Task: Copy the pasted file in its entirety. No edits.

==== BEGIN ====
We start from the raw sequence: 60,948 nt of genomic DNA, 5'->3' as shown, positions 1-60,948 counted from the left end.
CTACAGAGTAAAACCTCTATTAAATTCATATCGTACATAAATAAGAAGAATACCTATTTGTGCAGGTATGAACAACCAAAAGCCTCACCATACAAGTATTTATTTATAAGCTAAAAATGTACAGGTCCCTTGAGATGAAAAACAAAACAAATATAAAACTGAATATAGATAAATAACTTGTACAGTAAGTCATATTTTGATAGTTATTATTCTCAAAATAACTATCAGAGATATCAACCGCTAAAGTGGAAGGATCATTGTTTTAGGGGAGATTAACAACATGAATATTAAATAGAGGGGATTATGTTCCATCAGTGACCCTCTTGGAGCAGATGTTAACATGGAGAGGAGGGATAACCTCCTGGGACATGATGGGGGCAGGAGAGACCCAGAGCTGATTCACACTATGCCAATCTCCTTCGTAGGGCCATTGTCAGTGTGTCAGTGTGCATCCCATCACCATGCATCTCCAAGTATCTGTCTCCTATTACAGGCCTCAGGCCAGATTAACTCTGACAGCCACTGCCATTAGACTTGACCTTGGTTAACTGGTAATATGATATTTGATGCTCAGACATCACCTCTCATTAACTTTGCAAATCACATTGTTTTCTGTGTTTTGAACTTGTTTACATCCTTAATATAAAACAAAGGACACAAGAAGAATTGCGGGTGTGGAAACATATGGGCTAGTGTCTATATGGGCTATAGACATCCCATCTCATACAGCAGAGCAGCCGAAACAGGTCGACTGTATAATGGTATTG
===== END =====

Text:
We start from the raw sequence: 60,948 nt of genomic DNA, 5'->3' as shown, positions 1-60,948 counted from the left end.
CTACAGAGTAAAACCTCTATTAAATTCATATCGTACATAAATAAGAAGAATACCTATTTGTGCAGGTATGAACAACCAAAAGCCTCACCATACAAGTATTTATTTATAAGCTAAAAATGTACAGGTCCCTTGAGATGAAAAACAAAACAAATATAAAACTGAATATAGATAAATAACTTGTACAGTAAGTCATATTTTGATAGTTATTATTCTCAAAATAACTATCAGAGATATCAACCGCTAAAGTGGAAGGATCATTGTTTTAGGGGAGATTAACAACATGAATATTAAATAGAGGGGATTATGTTCCATCAGTGACCCTCTTGGAGCAGATGTTAACATGGAGAGGAGGGATAACCTCCTGGGACATGATGGGGGCAGGAGAGACCCAGAGCTGATTCACACTATGCCAATCTCCTTCGTAGGGCCATTGTCAGTGTGTCAGTGTGCATCCCATCACCATGCATCTCCAAGTATCTGTCTCCTATTACAGGCCTCAGGCCAGATTAACTCTGACAGCCACTGCCATTAGACTTGACCTTGGTTAACTGGTAATATGATATTTGATGCTCAGACATCACCTCTCATTAACTTTGCAAATCACATTGTTTTCTGTGTTTTGAACTTGTTTACATCCTTAATATAAAACAAAGGACACAAGAAGAATTGCGGGTGTGGAAACATATGGGCTAGTGTCTATATGGGCTATAGACATCCCATCTCATACAGCAGAGCAGCCGAAACAGGTCGACTGTATAATGGTATTG